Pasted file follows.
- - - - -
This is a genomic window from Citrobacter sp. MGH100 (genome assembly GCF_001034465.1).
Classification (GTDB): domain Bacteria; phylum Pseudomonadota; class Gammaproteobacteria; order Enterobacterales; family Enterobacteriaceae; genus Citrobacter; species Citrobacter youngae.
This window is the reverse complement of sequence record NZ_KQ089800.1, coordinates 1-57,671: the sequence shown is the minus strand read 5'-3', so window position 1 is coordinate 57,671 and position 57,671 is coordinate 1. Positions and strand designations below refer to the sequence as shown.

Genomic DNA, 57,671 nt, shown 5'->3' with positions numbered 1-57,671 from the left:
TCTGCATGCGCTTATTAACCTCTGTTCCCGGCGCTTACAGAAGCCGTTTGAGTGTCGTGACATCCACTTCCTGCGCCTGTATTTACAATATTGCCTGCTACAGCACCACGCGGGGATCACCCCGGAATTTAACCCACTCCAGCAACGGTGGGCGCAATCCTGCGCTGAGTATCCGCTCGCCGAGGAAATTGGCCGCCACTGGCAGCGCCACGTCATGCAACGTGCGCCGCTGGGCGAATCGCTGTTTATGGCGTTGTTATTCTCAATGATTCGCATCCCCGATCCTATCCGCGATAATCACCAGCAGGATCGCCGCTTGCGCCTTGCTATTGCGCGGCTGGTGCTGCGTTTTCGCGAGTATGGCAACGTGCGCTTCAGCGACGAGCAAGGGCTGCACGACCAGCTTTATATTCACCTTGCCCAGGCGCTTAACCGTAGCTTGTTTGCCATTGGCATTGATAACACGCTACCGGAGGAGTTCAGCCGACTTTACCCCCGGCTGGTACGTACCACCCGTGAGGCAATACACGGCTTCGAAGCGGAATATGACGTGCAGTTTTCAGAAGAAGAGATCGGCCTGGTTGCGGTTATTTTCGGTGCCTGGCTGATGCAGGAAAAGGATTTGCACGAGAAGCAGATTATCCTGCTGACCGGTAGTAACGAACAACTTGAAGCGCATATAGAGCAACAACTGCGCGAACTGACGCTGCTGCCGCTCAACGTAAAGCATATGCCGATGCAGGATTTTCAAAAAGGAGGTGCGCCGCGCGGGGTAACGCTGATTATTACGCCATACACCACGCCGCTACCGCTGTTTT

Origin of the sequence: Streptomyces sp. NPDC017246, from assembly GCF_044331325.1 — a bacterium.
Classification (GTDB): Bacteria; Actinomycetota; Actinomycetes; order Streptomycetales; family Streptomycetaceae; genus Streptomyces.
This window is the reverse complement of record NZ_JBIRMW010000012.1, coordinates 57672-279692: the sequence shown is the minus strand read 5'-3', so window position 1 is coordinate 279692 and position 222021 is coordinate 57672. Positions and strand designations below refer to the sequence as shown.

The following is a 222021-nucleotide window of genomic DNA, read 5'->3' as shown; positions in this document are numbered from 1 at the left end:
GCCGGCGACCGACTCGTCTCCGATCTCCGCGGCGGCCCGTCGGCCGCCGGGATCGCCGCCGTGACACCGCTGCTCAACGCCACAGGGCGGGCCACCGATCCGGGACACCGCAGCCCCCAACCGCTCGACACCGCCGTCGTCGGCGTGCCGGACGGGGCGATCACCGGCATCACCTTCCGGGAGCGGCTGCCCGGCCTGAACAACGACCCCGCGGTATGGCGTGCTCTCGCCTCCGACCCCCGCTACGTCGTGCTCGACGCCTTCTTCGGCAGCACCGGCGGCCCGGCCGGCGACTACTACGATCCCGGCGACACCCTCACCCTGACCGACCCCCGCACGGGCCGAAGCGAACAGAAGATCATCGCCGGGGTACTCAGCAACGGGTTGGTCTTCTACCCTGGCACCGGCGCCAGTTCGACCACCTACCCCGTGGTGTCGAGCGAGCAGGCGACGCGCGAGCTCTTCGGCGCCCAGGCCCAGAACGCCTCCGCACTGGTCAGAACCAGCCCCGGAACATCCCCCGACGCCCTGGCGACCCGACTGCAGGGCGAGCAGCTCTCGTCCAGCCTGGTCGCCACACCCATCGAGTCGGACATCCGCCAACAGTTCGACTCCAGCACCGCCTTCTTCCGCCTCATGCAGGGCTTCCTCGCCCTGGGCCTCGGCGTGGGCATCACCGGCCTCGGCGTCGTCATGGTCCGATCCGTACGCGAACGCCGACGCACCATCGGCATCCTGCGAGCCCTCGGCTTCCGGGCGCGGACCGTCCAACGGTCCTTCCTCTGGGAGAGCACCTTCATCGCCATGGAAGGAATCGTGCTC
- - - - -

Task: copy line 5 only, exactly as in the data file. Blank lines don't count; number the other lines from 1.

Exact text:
TCTGCATGCGCTTATTAACCTCTGTTCCCGGCGCTTACAGAAGCCGTTTGAGTGTCGTGACATCCACTTCCTGCGCCTGTATTTACAATATTGCCTGCTACAGCACCACGCGGGGATCACCCCGGAATTTAACCCACTCCAGCAACGGTGGGCGCAATCCTGCGCTGAGTATCCGCTCGCCGAGGAAATTGGCCGCCACTGGCAGCGCCACGTCATGCAACGTGCGCCGCTGGGCGAATCGCTGTTTATGGCGTTGTTATTCTCAATGATTCGCATCCCCGATCCTATCCGCGATAATCACCAGCAGGATCGCCGCTTGCGCCTTGCTATTGCGCGGCTGGTGCTGCGTTTTCGCGAGTATGGCAACGTGCGCTTCAGCGACGAGCAAGGGCTGCACGACCAGCTTTATATTCACCTTGCCCAGGCGCTTAACCGTAGCTTGTTTGCCATTGGCATTGATAACACGCTACCGGAGGAGTTCAGCCGACTTTACCCCCGGCTGGTACGTACCACCCGTGAGGCAATACACGGCTTCGAAGCGGAATATGACGTGCAGTTTTCAGAAGAAGAGATCGGCCTGGTTGCGGTTATTTTCGGTGCCTGGCTGATGCAGGAAAAGGATTTGCACGAGAAGCAGATTATCCTGCTGACCGGTAGTAACGAACAACTTGAAGCGCATATAGAGCAACAACTGCGCGAACTGACGCTGCTGCCGCTCAACGTAAAGCATATGCCGATGCAGGATTTTCAAAAAGGAGGTGCGCCGCGCGGGGTAACGCTGATTATTACGCCATACACCACGCCGCTACCGCTGTTTT